November 17, 1988
Poland's Roman Catholic Church launched its harshest attack in years on the country's Communist rulers, accusing them of blocking talks with Solidarity that were intended to seek national reconciliation. A bluntly worded church statement blamed the Warsaw regime for the collapse of efforts to hold talks between the government and the banned trade union.
January 6, 1989 |
West German Chancellor Helmut Kohl praised efforts by the Polish government to improve relations and said in an interview published Thursday that the two sides could solve mutual problems. He welcomed calls by Polish Premier Mieczyslaw Rakowski for an improvement in relations. "I welcome with satisfaction Premier Rakowski's readiness to achieve a breakthrough in relations . . .
September 3, 1989
Prime Minister Tadeusz Mazowiecki bowed to demands from Poland's Communist Party for more than two posts in the Cabinet, apparently clearing the way for Communist cooperation with his government. Party chief Mieczyslaw Rakowski, after talks with Mazowiecki, said that the party had been offered more than two portfolios but that no final agreement had been reached, according to the official PAP news agency. He gave no details but said that he is satisfied with Mazowiecki's proposals.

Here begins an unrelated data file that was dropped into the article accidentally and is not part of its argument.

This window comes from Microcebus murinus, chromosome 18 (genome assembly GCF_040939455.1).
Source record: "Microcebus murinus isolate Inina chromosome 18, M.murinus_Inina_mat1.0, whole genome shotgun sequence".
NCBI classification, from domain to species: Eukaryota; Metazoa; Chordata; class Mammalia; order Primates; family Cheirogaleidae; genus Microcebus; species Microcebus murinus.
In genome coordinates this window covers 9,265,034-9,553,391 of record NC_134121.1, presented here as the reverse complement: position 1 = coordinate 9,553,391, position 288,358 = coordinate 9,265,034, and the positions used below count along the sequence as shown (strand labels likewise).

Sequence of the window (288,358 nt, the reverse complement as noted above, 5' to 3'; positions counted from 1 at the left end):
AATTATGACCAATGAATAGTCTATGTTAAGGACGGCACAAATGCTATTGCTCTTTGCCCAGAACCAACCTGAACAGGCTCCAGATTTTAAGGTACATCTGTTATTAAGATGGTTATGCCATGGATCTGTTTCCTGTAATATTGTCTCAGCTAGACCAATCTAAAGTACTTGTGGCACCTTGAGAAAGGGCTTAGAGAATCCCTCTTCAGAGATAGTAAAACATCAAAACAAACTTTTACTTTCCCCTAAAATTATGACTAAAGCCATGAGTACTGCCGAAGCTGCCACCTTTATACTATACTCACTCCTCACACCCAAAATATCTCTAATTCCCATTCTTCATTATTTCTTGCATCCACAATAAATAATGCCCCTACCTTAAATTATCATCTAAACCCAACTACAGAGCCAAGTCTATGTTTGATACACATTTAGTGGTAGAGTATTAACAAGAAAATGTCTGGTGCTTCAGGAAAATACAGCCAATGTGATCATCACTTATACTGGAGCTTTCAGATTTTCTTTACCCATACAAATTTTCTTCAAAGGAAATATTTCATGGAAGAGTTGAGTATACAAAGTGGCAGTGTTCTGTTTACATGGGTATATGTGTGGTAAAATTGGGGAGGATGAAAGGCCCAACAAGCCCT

September 26, 1988 |
The Communist Party Central Committee today recommended that party propaganda chief Mieczyslaw Rakowski become Poland's next prime minister, the official PAP news agency announced. The 61-year-old Rakowski, a newspaper editor who became a Politburo member in December, will take over from Premier Zbigniew Messner. Messner resigned with all 19 of his ministers last week following criticism over the handling of economic problems.
January 6, 1990 |
Poland's Solidarity-led government said Friday it is preparing to cancel a decision by the previous Communist regime to shut the Gdansk shipyard, where the free trade union was born 10 years ago. Spokeswoman Malgorzata Niezabitowska said the government wants to turn the state-owned Lenin shipyard--Poland's biggest--into a joint-stock company and offer shares to its 10,000 employees and foreign investors.
October 13, 1988 |
Polish Prime Minister Mieczyslaw Rakowski unveiled a government with a new team of economic reformers today but warned that factory shutdowns and unemployment would be the price of reform. Announcing his 23-member Cabinet in Parliament, Rakowski said he wants to implement market-oriented reforms drafted by the Communist Party. He wondered, however, whether Poles are ready for the consequences.